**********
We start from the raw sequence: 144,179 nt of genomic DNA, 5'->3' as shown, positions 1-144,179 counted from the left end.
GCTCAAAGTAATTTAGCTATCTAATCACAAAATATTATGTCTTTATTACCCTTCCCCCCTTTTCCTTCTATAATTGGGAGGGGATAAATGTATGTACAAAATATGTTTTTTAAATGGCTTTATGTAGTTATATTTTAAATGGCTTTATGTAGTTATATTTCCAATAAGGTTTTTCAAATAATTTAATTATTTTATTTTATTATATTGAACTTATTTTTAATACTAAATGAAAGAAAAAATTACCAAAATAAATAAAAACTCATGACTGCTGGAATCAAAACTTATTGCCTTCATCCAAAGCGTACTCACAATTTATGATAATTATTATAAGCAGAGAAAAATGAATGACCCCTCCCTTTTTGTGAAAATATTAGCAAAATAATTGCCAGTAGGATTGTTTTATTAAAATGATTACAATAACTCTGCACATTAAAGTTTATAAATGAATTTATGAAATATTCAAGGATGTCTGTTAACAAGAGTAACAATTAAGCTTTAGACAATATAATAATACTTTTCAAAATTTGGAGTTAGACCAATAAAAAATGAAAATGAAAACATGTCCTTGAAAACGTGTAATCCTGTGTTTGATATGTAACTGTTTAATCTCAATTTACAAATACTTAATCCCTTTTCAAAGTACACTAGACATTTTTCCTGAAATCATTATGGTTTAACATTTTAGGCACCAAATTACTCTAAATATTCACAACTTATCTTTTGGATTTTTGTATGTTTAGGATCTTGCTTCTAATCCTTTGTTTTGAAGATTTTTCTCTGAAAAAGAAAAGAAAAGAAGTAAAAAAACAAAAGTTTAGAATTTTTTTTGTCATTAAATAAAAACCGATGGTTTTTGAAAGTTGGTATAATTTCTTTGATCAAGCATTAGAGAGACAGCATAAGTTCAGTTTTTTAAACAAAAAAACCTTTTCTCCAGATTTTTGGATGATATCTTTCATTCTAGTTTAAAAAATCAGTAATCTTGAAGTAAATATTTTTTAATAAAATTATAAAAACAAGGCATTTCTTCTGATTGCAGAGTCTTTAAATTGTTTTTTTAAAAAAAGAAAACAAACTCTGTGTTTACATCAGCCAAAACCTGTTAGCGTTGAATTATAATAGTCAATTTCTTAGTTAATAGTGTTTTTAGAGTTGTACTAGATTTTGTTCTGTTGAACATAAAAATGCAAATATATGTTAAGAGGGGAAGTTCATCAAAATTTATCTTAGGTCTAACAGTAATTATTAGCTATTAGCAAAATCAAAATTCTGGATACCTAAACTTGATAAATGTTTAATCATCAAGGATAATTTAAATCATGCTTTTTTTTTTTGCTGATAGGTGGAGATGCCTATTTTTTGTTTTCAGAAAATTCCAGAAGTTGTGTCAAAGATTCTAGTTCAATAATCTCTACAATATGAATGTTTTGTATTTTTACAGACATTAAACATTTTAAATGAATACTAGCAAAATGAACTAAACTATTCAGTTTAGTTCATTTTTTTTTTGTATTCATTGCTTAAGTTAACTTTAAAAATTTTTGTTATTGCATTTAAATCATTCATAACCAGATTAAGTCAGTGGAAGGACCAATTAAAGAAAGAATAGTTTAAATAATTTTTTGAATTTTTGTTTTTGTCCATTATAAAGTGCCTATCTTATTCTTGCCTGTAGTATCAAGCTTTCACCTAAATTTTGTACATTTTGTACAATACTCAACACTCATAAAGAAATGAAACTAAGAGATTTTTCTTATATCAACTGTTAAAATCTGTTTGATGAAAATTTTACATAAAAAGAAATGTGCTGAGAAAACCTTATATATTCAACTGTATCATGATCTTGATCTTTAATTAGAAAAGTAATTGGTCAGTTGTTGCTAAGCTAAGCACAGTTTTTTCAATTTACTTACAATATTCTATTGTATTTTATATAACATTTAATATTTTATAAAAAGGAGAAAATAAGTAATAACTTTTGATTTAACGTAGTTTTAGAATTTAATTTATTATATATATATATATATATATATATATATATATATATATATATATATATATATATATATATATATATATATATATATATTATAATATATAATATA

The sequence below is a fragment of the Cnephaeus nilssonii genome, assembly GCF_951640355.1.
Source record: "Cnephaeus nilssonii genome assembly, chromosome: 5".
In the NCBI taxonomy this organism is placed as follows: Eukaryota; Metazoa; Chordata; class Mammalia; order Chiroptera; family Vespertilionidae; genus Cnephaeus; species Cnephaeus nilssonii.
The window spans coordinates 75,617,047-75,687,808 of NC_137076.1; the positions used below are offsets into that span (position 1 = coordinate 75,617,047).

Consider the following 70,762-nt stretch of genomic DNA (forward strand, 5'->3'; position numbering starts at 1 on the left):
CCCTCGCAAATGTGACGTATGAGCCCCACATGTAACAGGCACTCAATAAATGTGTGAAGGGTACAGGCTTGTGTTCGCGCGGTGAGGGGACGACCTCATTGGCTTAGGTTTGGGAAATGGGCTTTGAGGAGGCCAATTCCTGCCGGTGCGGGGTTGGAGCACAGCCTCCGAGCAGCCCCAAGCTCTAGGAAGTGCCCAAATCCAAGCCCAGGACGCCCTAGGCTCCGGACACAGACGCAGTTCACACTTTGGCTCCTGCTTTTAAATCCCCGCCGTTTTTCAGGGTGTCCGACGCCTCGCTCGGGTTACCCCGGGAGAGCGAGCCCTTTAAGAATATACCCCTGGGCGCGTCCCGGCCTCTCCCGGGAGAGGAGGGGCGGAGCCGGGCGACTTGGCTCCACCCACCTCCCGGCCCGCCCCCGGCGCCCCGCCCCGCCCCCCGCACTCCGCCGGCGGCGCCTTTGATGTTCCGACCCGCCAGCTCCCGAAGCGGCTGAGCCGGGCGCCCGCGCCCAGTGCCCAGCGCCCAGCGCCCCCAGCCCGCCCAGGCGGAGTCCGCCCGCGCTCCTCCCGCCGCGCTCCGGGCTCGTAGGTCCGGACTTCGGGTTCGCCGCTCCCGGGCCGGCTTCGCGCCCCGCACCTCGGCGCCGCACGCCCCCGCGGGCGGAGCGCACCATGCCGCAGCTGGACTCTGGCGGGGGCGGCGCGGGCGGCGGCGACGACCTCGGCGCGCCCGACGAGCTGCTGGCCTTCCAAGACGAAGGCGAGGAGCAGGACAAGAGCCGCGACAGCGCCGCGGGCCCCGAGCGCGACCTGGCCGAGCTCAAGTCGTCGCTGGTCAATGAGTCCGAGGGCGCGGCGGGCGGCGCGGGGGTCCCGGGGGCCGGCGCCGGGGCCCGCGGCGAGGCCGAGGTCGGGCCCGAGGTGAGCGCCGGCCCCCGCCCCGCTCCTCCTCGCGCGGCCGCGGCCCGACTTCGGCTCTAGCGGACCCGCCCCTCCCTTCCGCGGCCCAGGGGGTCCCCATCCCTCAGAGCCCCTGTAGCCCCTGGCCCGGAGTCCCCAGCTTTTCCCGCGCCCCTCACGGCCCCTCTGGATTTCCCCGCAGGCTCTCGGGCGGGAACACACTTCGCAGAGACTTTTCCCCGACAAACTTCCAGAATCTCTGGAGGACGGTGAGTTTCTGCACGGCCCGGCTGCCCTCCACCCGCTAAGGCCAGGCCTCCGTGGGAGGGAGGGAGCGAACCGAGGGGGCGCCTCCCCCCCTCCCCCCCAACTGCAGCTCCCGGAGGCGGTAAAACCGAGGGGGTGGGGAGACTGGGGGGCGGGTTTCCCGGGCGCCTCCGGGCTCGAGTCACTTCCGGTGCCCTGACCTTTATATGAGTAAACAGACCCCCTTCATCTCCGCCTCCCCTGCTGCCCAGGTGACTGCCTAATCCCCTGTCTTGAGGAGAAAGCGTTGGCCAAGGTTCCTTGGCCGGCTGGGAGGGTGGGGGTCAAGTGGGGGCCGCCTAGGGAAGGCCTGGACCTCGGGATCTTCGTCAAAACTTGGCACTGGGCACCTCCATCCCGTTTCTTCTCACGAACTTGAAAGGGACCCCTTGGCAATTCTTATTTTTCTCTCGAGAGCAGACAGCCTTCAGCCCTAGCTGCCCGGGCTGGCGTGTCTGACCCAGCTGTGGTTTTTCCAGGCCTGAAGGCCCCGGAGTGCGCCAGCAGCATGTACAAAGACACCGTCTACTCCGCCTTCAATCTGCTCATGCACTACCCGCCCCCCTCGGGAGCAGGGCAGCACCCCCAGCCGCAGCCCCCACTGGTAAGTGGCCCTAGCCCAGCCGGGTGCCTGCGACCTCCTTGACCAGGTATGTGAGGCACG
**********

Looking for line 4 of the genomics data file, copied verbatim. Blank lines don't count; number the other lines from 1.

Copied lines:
Source record: "Cnephaeus nilssonii genome assembly, chromosome: 5".